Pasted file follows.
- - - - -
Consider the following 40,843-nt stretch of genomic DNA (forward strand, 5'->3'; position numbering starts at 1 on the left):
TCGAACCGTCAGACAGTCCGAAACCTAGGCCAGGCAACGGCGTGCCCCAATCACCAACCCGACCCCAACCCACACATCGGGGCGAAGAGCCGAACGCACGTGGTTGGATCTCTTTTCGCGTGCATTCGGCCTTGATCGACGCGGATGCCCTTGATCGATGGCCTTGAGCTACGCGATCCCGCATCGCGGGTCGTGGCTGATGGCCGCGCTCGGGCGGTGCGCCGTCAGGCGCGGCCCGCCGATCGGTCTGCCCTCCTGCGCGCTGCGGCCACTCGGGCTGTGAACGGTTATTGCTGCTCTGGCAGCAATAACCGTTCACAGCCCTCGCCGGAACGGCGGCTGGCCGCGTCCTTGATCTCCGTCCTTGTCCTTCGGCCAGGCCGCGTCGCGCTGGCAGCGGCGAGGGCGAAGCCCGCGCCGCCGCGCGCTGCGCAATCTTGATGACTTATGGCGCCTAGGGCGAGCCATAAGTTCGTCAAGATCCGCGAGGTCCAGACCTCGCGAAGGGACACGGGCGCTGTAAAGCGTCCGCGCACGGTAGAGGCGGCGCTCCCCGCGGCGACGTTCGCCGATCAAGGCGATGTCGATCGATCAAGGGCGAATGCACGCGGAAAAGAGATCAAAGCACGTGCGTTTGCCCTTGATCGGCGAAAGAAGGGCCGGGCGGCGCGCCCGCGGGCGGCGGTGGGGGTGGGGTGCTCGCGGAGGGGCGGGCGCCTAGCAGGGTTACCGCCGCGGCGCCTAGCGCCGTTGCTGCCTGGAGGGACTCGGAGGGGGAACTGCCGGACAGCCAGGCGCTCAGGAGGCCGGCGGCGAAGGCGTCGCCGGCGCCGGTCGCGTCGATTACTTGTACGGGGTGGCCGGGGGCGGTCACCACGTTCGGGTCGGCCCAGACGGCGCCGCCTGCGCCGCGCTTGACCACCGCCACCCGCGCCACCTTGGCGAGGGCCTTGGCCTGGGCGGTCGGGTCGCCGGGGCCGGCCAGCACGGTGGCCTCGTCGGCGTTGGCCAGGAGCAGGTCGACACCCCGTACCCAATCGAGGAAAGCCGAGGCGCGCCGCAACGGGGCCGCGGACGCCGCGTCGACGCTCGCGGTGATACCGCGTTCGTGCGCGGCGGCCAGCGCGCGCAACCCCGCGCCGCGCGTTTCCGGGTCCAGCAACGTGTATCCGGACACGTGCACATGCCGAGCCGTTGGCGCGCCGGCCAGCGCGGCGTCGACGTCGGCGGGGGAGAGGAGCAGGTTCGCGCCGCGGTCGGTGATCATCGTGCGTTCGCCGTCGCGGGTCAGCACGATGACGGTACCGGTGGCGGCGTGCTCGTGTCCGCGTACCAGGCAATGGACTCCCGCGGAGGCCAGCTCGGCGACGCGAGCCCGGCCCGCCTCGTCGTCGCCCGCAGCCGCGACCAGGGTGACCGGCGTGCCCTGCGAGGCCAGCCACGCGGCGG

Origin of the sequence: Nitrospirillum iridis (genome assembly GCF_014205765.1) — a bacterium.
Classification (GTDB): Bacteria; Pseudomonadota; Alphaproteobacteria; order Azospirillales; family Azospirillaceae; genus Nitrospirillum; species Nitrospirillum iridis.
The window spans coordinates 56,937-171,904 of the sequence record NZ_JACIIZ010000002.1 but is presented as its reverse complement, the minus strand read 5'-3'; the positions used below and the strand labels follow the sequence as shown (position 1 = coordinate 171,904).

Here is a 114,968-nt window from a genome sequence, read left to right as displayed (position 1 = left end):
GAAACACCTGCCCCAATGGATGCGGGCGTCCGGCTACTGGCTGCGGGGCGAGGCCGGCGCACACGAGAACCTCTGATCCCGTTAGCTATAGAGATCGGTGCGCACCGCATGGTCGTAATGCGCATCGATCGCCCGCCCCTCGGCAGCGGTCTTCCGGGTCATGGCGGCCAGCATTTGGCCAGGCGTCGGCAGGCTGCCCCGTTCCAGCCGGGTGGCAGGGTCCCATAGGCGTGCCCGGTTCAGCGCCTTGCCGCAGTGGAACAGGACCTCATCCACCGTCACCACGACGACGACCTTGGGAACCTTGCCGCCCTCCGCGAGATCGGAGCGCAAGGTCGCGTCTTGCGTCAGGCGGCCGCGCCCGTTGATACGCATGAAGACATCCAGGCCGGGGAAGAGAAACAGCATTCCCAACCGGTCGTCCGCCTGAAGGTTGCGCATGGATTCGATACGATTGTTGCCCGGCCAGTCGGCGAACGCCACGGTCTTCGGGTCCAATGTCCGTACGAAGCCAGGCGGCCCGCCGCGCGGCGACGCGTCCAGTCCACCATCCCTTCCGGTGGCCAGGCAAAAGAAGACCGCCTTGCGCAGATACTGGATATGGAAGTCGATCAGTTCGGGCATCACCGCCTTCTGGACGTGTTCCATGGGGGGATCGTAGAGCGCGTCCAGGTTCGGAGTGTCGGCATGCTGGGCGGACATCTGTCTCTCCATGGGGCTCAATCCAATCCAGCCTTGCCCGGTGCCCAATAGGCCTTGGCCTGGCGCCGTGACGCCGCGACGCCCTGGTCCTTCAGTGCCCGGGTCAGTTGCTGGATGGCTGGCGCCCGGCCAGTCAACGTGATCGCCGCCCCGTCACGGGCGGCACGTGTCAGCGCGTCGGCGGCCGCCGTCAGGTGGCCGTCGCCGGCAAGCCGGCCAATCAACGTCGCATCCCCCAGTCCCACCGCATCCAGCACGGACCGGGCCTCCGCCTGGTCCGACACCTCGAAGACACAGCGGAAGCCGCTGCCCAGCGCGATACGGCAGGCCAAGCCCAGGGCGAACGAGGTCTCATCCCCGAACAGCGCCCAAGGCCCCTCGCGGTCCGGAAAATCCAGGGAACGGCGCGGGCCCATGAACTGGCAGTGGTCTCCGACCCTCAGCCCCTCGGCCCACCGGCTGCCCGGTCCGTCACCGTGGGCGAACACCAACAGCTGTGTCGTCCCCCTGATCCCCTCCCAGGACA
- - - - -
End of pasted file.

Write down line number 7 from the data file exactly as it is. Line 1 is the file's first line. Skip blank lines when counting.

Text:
GAAACACCTGCCCCAATGGATGCGGGCGTCCGGCTACTGGCTGCGGGGCGAGGCCGGCGCACACGAGAACCTCTGATCCCGTTAGCTATAGAGATCGGTGCGCACCGCATGGTCGTAATGCGCATCGATCGCCCGCCCCTCGGCAGCGGTCTTCCGGGTCATGGCGGCCAGCATTTGGCCAGGCGTCGGCAGGCTGCCCCGTTCCAGCCGGGTGGCAGGGTCCCATAGGCGTGCCCGGTTCAGCGCCTTGCCGCAGTGGAACAGGACCTCATCCACCGTCACCACGACGACGACCTTGGGAACCTTGCCGCCCTCCGCGAGATCGGAGCGCAAGGTCGCGTCTTGCGTCAGGCGGCCGCGCCCGTTGATACGCATGAAGACATCCAGGCCGGGGAAGAGAAACAGCATTCCCAACCGGTCGTCCGCCTGAAGGTTGCGCATGGATTCGATACGATTGTTGCCCGGCCAGTCGGCGAACGCCACGGTCTTCGGGTCCAATGTCCGTACGAAGCCAGGCGGCCCGCCGCGCGGCGACGCGTCCAGTCCACCATCCCTTCCGGTGGCCAGGCAAAAGAAGACCGCCTTGCGCAGATACTGGATATGGAAGTCGATCAGTTCGGGCATCACCGCCTTCTGGACGTGTTCCATGGGGGGATCGTAGAGCGCGTCCAGGTTCGGAGTGTCGGCATGCTGGGCGGACATCTGTCTCTCCATGGGGCTCAATCCAATCCAGCCTTGCCCGGTGCCCAATAGGCCTTGGCCTGGCGCCGTGACGCCGCGACGCCCTGGTCCTTCAGTGCCCGGGTCAGTTGCTGGATGGCTGGCGCCCGGCCAGTCAACGTGATCGCCGCCCCGTCACGGGCGGCACGTGTCAGCGCGTCGGCGGCCGCCGTCAGGTGGCCGTCGCCGGCAAGCCGGCCAATCAACGTCGCATCCCCCAGTCCCACCGCATCCAGCACGGACCGGGCCTCCGCCTGGTCCGACACCTCGAAGACACAGCGGAAGCCGCTGCCCAGCGCGATACGGCAGGCCAAGCCCAGGGCGAACGAGGTCTCATCCCCGAACAGCGCCCAAGGCCCCTCGCGGTCCGGAAAATCCAGGGAACGGCGCGGGCCCATGAACTGGCAGTGGTCTCCGACCCTCAGCCCCTCGGCCCACCGGCTGCCCGGTCCGTCACCGTGGGCGAACACCAACAGCTGTGTCGTCCCCCTGATCCCCTCCCAGGACA